Peloza v. Capistrano Unified School District, 37 F.3d 517 (9th Cir. 1994).
Reynolds v. United States, 98 U.S. 145, 162 (1878).
Scopes v. The State of Tennessee, 289 S.W. 363 (Tenn. 1927).
State of Tennessee v. John Thomas Scopes (1925), reprinted in The world's most famous court trial, State of Tennessee v. John Thomas Scopes. (1971). New York: Da Capo Press.
Stone v. Graham, 449 U.S. 39 (1980).
Wallace v. Jaffree, 472 U.S. 38, 60, n. 51 (1985).
Webster v. New Lenox School District #122, 917 F. 2d 1004 (7th Cir. 1990).
Willoughby v. Stever, Civil Action No. 1574-72 (D.D.C. August 25, 1972), aff'd mem., 504 F.2d 271 (D.C.Cir.1974), cert. denied, 420 U.S. 927 (1975).
Wright v. Houston Independent School District, 366 F. Supp. 1208 (S.D.Tex.1972), aff'd, 486 F.2d 137 (5th Cir. 1973), cert. denied sub. nom. Brown v. Houston Independent School District, 417 U.S. 969 (1974).
Zelman v. Simmons-Harris, 536 U.S. 639 (2002).
The Science Education Review, 2(1), 2003 15:10
The major court-cases involving the teaching of evolution and creationism
Crowley v. Smithsonian Institution (1980)
The use of federal funds for public exhibits that promote evolution does not violate the Establishment or Free Exercise Clauses. The government is not required to provide public funds to promote creationism. States that must follow: District of Columbia (DC Circuit Court of Appeals opinion)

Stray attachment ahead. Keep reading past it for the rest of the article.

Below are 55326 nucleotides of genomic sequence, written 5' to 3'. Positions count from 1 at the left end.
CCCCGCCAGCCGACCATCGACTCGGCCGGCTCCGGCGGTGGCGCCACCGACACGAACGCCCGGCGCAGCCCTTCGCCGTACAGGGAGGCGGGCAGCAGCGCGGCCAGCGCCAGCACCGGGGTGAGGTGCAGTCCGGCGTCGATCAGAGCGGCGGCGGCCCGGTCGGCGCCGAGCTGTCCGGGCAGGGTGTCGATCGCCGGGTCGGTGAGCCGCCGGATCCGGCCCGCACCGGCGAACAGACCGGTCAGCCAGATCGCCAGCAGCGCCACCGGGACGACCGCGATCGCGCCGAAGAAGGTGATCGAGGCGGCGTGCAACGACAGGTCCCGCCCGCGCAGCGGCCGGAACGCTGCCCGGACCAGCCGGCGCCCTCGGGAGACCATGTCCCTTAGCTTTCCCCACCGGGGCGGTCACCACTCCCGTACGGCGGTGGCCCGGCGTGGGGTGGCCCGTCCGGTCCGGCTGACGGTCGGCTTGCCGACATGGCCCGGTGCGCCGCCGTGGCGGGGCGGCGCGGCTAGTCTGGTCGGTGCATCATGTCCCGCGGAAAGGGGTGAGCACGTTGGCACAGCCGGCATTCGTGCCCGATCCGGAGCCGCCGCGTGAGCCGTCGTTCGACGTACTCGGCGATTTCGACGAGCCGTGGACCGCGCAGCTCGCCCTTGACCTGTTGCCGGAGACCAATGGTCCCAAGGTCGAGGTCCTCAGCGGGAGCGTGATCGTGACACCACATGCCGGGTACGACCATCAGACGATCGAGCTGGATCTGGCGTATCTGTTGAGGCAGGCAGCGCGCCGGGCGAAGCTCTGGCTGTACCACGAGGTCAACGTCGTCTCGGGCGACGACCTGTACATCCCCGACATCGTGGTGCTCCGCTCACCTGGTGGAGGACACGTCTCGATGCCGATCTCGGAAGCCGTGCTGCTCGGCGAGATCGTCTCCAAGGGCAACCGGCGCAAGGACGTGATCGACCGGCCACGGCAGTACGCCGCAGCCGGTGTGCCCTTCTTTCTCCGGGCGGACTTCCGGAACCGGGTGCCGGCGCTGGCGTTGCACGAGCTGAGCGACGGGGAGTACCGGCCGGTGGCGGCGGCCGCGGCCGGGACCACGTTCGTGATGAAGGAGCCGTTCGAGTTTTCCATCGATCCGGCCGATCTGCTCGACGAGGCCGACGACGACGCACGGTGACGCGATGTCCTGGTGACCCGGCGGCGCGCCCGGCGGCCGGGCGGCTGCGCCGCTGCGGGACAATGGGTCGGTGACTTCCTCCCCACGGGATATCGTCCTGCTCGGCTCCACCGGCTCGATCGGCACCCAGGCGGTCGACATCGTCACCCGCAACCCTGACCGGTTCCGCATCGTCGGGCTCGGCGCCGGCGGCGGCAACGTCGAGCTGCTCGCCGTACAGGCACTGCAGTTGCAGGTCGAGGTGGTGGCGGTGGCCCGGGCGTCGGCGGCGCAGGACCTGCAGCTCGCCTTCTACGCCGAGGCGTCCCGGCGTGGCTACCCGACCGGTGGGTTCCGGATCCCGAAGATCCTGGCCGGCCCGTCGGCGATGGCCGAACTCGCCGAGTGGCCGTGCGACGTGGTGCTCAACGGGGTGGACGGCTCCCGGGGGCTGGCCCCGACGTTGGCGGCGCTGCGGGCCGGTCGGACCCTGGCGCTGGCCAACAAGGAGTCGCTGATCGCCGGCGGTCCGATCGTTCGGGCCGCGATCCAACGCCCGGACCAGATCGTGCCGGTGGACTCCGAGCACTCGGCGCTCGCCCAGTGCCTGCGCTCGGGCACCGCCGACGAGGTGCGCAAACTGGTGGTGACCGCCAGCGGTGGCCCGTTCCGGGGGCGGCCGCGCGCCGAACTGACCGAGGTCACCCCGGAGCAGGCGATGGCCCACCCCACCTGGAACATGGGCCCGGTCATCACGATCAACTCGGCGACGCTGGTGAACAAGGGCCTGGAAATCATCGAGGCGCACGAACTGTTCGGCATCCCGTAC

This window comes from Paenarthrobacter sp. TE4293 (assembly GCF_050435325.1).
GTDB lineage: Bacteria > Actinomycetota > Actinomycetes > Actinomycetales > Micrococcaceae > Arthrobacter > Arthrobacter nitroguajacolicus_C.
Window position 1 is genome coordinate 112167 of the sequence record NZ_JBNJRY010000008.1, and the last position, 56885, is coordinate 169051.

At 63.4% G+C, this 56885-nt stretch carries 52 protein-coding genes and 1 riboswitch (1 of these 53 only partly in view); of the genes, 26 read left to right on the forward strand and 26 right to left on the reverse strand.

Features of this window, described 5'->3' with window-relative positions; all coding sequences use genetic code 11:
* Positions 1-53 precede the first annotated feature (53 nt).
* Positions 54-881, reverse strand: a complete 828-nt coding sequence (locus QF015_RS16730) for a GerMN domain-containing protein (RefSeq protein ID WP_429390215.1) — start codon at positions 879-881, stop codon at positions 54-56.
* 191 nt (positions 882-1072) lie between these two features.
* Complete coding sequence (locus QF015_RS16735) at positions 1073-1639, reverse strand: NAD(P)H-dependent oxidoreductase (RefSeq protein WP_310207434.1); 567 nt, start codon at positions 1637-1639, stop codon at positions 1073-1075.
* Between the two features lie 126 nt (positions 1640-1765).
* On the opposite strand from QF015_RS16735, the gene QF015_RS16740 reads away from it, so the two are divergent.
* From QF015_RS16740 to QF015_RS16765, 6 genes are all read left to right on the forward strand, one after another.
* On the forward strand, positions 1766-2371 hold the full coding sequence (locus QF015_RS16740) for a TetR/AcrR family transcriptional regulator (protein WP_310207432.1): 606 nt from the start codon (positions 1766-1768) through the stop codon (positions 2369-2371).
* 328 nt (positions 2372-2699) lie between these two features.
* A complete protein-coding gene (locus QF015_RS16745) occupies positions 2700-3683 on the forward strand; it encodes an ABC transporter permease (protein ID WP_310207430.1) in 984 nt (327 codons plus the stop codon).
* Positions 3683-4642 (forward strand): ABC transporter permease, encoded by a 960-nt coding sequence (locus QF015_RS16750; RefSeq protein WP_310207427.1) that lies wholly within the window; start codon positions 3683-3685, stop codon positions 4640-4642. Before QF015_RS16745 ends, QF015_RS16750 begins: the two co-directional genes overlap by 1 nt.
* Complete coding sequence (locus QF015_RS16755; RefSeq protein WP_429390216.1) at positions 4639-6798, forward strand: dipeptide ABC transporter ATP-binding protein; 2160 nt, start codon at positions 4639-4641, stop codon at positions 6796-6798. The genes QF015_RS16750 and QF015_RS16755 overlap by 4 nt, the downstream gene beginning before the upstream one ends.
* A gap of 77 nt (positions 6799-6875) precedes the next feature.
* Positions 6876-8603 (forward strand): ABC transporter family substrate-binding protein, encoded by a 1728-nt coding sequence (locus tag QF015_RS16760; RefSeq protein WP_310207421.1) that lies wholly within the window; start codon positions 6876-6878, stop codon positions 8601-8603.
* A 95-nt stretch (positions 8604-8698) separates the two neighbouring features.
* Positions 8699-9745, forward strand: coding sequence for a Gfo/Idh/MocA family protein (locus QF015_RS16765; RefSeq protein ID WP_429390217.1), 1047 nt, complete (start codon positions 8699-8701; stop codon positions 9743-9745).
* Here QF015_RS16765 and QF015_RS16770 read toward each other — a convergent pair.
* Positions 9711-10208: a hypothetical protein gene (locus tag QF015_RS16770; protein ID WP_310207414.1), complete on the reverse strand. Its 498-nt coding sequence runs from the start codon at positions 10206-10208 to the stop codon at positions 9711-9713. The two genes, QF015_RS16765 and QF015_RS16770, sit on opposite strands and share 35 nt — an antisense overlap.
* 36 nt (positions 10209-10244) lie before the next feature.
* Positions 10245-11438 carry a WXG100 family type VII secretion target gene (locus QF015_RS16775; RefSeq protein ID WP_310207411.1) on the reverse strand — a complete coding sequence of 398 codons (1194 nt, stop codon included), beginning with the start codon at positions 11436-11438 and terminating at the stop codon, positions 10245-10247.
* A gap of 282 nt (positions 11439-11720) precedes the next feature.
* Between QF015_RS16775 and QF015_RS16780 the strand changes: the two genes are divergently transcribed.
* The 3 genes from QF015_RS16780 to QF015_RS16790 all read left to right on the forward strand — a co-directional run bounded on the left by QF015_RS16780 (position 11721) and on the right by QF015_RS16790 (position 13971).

Daniel v. Waters (1975)
Overturned Tennessee law requiring equal emphasis on evolution and Genesis version of creation. States that must follow: Kentucky, Michigan, Ohio, Tennessee (6th Circuit Court of Appeals opinion)
Edwards v. Aguillard (1987)
Overturned State law requiring public schools that teach evolution to teach "creation science" as well, because such a law advances religious doctrine in violation of First Amendment's establishment of religion clause. States that must follow: All (This is a U.S. Supreme Court opinion.)
Epperson v. Arkansas (1968)
Arkansas law, making it illegal to teach human evolution, struck down as a violation of the Establishment Clause. States that must follow: All (This is a U.S. Supreme Court opinion.)
Freiler v. Tangipahoa Parish Board of Education (1999)
Proposals for teaching “intelligent design” are equivalent to proposals for teaching creation science. States that must follow: Louisiana, Mississippi, Texas (5th Circuit Court of Appeals opinion, cert. denied)